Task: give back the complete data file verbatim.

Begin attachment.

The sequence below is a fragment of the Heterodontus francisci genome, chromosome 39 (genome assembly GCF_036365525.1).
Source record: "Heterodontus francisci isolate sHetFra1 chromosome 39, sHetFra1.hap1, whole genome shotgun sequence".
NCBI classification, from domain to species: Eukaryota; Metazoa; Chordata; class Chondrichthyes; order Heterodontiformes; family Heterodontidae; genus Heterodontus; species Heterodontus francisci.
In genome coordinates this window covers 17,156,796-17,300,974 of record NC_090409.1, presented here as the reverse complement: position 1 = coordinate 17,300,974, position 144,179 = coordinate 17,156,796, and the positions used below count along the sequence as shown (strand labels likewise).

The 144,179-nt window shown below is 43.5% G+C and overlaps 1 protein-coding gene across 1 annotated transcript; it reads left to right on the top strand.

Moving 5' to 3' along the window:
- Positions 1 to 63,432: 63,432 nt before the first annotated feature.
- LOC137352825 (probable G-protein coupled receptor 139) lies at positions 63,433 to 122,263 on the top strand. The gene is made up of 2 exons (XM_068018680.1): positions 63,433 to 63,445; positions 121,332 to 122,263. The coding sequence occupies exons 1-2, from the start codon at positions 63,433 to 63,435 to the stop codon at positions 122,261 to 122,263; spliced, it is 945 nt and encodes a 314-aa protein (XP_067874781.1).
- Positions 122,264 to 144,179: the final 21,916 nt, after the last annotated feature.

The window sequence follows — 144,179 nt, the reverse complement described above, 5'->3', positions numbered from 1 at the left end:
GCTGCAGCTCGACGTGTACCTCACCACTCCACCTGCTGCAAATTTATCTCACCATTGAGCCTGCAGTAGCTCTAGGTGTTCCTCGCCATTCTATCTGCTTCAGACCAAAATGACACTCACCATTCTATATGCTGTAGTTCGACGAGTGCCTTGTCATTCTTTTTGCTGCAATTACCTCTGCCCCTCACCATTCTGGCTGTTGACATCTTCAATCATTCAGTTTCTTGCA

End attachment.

The sequence below is a fragment of the Heterodontus francisci genome, chromosome 39 (genome assembly GCF_036365525.1).
Source record: "Heterodontus francisci isolate sHetFra1 chromosome 39, sHetFra1.hap1, whole genome shotgun sequence".
NCBI classification, from domain to species: Eukaryota; Metazoa; Chordata; class Chondrichthyes; order Heterodontiformes; family Heterodontidae; genus Heterodontus; species Heterodontus francisci.
In genome coordinates this window covers 17,156,796-17,300,974 of record NC_090409.1, presented here as the reverse complement: position 1 = coordinate 17,300,974, position 144,179 = coordinate 17,156,796, and the positions used below count along the sequence as shown (strand labels likewise).

The 144,179-nt window shown below is 43.5% G+C and overlaps 1 protein-coding gene across 1 annotated transcript; it reads left to right on the top strand.

Moving 5' to 3' along the window:
- Positions 1 to 63,432: 63,432 nt before the first annotated feature.
- LOC137352825 (probable G-protein coupled receptor 139) lies at positions 63,433 to 122,263 on the top strand. The gene is made up of 2 exons (XM_068018680.1): positions 63,433 to 63,445; positions 121,332 to 122,263. The coding sequence occupies exons 1-2, from the start codon at positions 63,433 to 63,435 to the stop codon at positions 122,261 to 122,263; spliced, it is 945 nt and encodes a 314-aa protein (XP_067874781.1).
- Positions 122,264 to 144,179: the final 21,916 nt, after the last annotated feature.

The window sequence follows — 144,179 nt, the reverse complement described above, 5'->3', positions numbered from 1 at the left end:
GCTGCAGCTCGACGTGTACCTCACCACTCCACCTGCTGCAAATTTATCTCACCATTGAGCCTGCAGTAGCTCTAGGTGTTCCTCGCCATTCTATCTGCTTCAGACCAAAATGACACTCACCATTCTATATGCTGTAGTTCGACGAGTGCCTTGTCATTCTTTTTGCTGCAATTACCTCTGCCCCTCACCATTCTGGCTGTTGACATCTTCAATCATTCAGTTTCTTGCA